With early decision deadlines surrounding us this week, we'd like to point you to this classic article over at the Wall Street Journal that reminds us just how difficult it really is to write a college application essay.
We'd like to emphasize the thought these college and university presidents gave to the topics of their essays. Selecting your topic and point of view carefully is a fundamental part of writing the admission essay (not to mention all writing in general). Are you writing about yourself in the present? About yourself in the recent past? Are you writing about yourself before you had a change in opinion or experience?
The people the Journal write about here might seem different from typical college applicants in that they are older and more experienced than those applying now, but in reality, writing their essays is not so different from writing yours. You need to intelligently choose your subject matter, making it something that is distinctive, personal, memorable, and accessible.
Near the end of the article, one writer considers, but then avoids, writing about her morning workout routine. The reasons she cites are good - it's boring and self-congratulatory - but the more important reason not to choose such a topic is that it tells us little about the writer's life outside of the gym. These essays want to be more than a story of what you do. They can address who you are, and implicitly, they should be about what you can bring to a university, be it in the classroom or the campus at large.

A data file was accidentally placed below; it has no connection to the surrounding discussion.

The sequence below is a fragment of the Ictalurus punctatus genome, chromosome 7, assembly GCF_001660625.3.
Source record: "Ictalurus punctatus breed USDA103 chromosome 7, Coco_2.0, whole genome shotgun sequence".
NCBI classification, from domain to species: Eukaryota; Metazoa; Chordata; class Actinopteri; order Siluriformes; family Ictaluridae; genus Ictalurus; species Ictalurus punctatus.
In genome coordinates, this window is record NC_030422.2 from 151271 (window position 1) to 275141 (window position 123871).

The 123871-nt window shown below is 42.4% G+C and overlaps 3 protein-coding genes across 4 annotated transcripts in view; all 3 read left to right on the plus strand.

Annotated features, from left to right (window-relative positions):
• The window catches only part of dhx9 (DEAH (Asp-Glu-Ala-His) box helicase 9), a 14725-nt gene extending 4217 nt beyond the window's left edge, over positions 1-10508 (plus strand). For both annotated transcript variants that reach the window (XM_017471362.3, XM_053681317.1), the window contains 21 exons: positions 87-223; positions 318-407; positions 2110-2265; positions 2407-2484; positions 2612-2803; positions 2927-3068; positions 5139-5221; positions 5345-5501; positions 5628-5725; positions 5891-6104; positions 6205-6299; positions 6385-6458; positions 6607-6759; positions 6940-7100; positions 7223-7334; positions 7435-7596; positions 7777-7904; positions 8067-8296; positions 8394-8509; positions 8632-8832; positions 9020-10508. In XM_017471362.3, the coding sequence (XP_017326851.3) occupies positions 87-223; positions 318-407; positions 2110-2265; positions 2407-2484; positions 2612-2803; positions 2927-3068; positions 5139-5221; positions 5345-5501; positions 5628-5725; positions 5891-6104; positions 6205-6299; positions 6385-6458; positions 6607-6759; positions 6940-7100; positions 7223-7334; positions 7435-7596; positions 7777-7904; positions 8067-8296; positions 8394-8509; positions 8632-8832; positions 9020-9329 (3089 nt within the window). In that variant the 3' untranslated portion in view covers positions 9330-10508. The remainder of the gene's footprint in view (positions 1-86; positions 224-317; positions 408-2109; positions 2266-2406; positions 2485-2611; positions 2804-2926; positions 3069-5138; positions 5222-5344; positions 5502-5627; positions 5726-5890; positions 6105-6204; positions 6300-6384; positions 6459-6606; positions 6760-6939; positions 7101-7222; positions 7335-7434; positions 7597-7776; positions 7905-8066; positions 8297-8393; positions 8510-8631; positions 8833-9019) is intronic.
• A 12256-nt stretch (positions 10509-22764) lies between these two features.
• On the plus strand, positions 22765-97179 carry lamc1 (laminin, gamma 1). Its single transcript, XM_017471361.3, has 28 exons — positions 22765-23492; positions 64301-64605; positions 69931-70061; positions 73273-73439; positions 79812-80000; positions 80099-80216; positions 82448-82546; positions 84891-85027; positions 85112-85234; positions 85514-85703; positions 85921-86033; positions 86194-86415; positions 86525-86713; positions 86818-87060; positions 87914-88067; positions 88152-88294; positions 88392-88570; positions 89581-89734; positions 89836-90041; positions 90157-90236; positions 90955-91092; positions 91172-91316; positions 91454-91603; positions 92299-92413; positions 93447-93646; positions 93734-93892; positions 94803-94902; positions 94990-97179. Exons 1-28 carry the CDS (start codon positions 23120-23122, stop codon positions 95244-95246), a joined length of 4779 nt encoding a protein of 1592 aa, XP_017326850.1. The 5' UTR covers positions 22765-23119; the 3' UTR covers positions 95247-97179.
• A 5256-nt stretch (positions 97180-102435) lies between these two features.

Don't shy away from topics that feel overly emotional, just make sure not to convey them in tired, cliched ideas. One essay cited in the Journal article, about a sibling that had died before the author was born, used a topic that was full of emotional pitfalls, but if the writer is willing to be honest and talk about how that living condition affected him as a person without using cookie-cutter descriptions, then there stands to be an enormous amount gained by the reader.
This article is a strong reminder that writing is difficult, and being interesting while avoiding cliche takes effort. Put your time in now - get started early - and remember that the college essay ought to be the piece of writing you do more revision on than anything you've ever written.
We're at the IECA Fall Conference in Cincinnati, Ohio, this week and we invite you all to visit our booth and say hello! We're looking forward to meeting the many people we've emailed and spoken with throughout the year, and to meeting new faces, as well. We will also have special discounts for everyone who stops by, and one IECA member will win a FREE master account to be used this season or next!
It has been a terrific year for us at CEO, in large part because of IECA and its wonderful membership, and we're excited to be joining you in Ohio.
Hope to see you all this week!